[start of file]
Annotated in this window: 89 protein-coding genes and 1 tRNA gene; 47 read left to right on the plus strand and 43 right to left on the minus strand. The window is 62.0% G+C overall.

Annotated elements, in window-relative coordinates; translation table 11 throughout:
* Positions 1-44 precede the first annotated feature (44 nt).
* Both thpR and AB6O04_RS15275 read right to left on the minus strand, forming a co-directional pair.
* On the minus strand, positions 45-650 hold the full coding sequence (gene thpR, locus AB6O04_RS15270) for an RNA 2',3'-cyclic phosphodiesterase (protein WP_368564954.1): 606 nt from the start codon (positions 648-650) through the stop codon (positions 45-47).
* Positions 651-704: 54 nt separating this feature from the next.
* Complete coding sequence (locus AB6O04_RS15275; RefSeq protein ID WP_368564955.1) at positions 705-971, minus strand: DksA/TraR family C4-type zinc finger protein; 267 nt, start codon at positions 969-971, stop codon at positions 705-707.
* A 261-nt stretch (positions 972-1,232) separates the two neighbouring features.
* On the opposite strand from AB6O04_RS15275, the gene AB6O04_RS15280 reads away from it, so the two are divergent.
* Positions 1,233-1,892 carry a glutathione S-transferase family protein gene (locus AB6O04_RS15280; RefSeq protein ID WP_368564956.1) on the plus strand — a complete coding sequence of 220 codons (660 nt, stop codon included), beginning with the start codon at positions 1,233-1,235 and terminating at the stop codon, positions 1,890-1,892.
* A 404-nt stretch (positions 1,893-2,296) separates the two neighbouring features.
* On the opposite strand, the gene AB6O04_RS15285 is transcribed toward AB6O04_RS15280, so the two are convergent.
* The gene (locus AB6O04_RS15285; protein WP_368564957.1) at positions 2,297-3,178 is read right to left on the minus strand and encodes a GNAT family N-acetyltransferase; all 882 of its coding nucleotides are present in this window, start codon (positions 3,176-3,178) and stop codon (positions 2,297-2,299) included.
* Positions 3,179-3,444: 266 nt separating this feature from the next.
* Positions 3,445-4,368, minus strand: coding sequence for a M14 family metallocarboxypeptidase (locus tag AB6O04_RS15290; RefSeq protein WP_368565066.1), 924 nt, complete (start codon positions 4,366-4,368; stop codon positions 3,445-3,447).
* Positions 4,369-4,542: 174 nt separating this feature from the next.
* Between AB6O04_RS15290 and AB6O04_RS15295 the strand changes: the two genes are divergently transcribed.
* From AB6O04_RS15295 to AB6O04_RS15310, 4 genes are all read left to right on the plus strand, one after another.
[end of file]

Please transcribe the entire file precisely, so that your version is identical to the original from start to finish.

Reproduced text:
Annotated in this window: 89 protein-coding genes and 1 tRNA gene; 47 read left to right on the plus strand and 43 right to left on the minus strand. The window is 62.0% G+C overall.

Annotated elements, in window-relative coordinates; translation table 11 throughout:
* Positions 1-44 precede the first annotated feature (44 nt).
* Both thpR and AB6O04_RS15275 read right to left on the minus strand, forming a co-directional pair.
* On the minus strand, positions 45-650 hold the full coding sequence (gene thpR, locus AB6O04_RS15270) for an RNA 2',3'-cyclic phosphodiesterase (protein WP_368564954.1): 606 nt from the start codon (positions 648-650) through the stop codon (positions 45-47).
* Positions 651-704: 54 nt separating this feature from the next.
* Complete coding sequence (locus AB6O04_RS15275; RefSeq protein ID WP_368564955.1) at positions 705-971, minus strand: DksA/TraR family C4-type zinc finger protein; 267 nt, start codon at positions 969-971, stop codon at positions 705-707.
* A 261-nt stretch (positions 972-1,232) separates the two neighbouring features.
* On the opposite strand from AB6O04_RS15275, the gene AB6O04_RS15280 reads away from it, so the two are divergent.
* Positions 1,233-1,892 carry a glutathione S-transferase family protein gene (locus AB6O04_RS15280; RefSeq protein ID WP_368564956.1) on the plus strand — a complete coding sequence of 220 codons (660 nt, stop codon included), beginning with the start codon at positions 1,233-1,235 and terminating at the stop codon, positions 1,890-1,892.
* A 404-nt stretch (positions 1,893-2,296) separates the two neighbouring features.
* On the opposite strand, the gene AB6O04_RS15285 is transcribed toward AB6O04_RS15280, so the two are convergent.
* The gene (locus AB6O04_RS15285; protein WP_368564957.1) at positions 2,297-3,178 is read right to left on the minus strand and encodes a GNAT family N-acetyltransferase; all 882 of its coding nucleotides are present in this window, start codon (positions 3,176-3,178) and stop codon (positions 2,297-2,299) included.
* Positions 3,179-3,444: 266 nt separating this feature from the next.
* Positions 3,445-4,368, minus strand: coding sequence for a M14 family metallocarboxypeptidase (locus tag AB6O04_RS15290; RefSeq protein WP_368565066.1), 924 nt, complete (start codon positions 4,366-4,368; stop codon positions 3,445-3,447).
* Positions 4,369-4,542: 174 nt separating this feature from the next.
* Between AB6O04_RS15290 and AB6O04_RS15295 the strand changes: the two genes are divergently transcribed.
* From AB6O04_RS15295 to AB6O04_RS15310, 4 genes are all read left to right on the plus strand, one after another.